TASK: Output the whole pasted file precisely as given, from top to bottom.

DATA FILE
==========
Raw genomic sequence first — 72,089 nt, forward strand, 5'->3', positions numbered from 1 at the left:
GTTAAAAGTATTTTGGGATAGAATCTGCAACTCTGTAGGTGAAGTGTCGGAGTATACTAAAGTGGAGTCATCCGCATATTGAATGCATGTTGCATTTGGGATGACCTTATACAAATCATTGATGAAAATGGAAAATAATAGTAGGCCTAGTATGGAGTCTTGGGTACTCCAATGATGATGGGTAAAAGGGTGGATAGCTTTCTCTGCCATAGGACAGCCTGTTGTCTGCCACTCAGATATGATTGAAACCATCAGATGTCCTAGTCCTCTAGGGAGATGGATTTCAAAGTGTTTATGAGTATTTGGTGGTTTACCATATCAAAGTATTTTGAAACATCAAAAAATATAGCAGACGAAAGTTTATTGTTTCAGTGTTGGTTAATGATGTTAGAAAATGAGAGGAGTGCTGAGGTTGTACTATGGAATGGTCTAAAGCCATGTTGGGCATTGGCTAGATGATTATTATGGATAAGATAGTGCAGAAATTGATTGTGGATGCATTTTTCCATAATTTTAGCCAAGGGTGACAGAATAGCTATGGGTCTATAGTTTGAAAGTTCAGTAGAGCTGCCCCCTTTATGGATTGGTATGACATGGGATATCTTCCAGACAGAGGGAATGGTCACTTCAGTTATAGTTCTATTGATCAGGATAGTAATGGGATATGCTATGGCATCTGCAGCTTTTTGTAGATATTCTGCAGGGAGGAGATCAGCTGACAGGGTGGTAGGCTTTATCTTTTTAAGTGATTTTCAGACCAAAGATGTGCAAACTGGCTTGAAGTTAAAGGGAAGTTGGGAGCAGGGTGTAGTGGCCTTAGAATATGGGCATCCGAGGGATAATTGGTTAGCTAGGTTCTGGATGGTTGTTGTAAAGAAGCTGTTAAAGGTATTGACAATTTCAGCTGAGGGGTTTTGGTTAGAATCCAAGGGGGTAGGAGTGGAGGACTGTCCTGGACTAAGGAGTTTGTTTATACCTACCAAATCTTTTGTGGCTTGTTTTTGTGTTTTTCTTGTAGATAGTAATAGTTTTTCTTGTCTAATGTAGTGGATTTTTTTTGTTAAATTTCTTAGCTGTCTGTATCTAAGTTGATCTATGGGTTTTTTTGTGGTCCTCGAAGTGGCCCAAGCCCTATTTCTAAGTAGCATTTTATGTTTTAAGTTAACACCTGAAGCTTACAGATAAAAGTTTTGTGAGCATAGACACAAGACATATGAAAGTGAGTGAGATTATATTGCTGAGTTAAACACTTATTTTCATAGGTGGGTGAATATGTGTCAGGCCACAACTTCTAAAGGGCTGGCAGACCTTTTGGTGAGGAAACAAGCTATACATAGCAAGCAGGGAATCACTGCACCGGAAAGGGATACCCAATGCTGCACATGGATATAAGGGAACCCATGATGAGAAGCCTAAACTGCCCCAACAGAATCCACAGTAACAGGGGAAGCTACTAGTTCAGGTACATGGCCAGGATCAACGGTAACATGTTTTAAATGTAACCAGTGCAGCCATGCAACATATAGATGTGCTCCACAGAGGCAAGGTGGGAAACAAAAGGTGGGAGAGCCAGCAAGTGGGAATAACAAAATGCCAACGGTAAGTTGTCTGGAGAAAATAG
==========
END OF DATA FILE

Raw genomic sequence first — 72,089 nt, forward strand, 5'->3', positions numbered from 1 at the left:
GTTAAAAGTATTTTGGGATAGAATCTGCAACTCTGTAGGTGAAGTGTCGGAGTATACTAAAGTGGAGTCATCCGCATATTGAATGCATGTTGCATTTGGGATGACCTTATACAAATCATTGATGAAAATGGAAAATAATAGTAGGCCTAGTATGGAGTCTTGGGTACTCCAATGATGATGGGTAAAAGGGTGGATAGCTTTCTCTGCCATAGGACAGCCTGTTGTCTGCCACTCAGATATGATTGAAACCATCAGATGTCCTAGTCCTCTAGGGAGATGGATTTCAAAGTGTTTATGAGTATTTGGTGGTTTACCATATCAAAGTATTTTGAAACATCAAAAAATATAGCAGACGAAAGTTTATTGTTTCAGTGTTGGTTAATGATGTTAGAAAATGAGAGGAGTGCTGAGGTTGTACTATGGAATGGTCTAAAGCCATGTTGGGCATTGGCTAGATGATTATTATGGATAAGATAGTGCAGAAATTGATTGTGGATGCATTTTTCCATAATTTTAGCCAAGGGTGACAGAATAGCTATGGGTCTATAGTTTGAAAGTTCAGTAGAGCTGCCCCCTTTATGGATTGGTATGACATGGGATATCTTCCAGACAGAGGGAATGGTCACTTCAGTTATAGTTCTATTGATCAGGATAGTAATGGGATATGCTATGGCATCTGCAGCTTTTTGTAGATATTCTGCAGGGAGGAGATCAGCTGACAGGGTGGTAGGCTTTATCTTTTTAAGTGATTTTCAGACCAAAGATGTGCAAACTGGCTTGAAGTTAAAGGGAAGTTGGGAGCAGGGTGTAGTGGCCTTAGAATATGGGCATCCGAGGGATAATTGGTTAGCTAGGTTCTGGATGGTTGTTGTAAAGAAGCTGTTAAAGGTATTGACAATTTCAGCTGAGGGGTTTTGGTTAGAATCCAAGGGGGTAGGAGTGGAGGACTGTCCTGGACTAAGGAGTTTGTTTATACCTACCAAATCTTTTGTGGCTTGTTTTTGTGTTTTTCTTGTAGATAGTAATAGTTTTTCTTGTCTAATGTAGTGGATTTTTTTTGTTAAATTTCTTAGCTGTCTGTATCTAAGTTGATCTATGGGTTTTTTTGTGGTCCTCGAAGTGGCCCAAGCCCTATTTCTAAGTAGCATTTTATGTTTTAAGTTAACACCTGAAGCTTACAGATAAAAGTTTTGTGAGCATAGACACAAGACATATGAAAGTGAGTGAGATTATATTGCTGAGTTAAACACTTATTTTCATAGGTGGGTGAATATGTGTCAGGCCACAACTTCTAAAGGGCTGGCAGACCTTTTGGTGAGGAAACAAGCTATACATAGCAAGCAGGGAATCACTGCACCGGAAAGGGATACCCAATGCTGCACATGGATATAAGGGAACCCATGATGAGAAGCCTAAACTGCCCCAACAGAATCCACAGTAACAGGGGAAGCTACTAGTTCAGGTACATGGCCAGGATCAACGGTAACATGTTTTAAATGTAACCAGTGCAGCCATGCAACATATAGATGTGCTCCACAGAGGCAAGGTGGGAAACAAAAGGTGGGAGAGCCAGCAAGTGGGAATAACAAAATGCCAACGGTAAGTTGTCTGGAGAAAATAG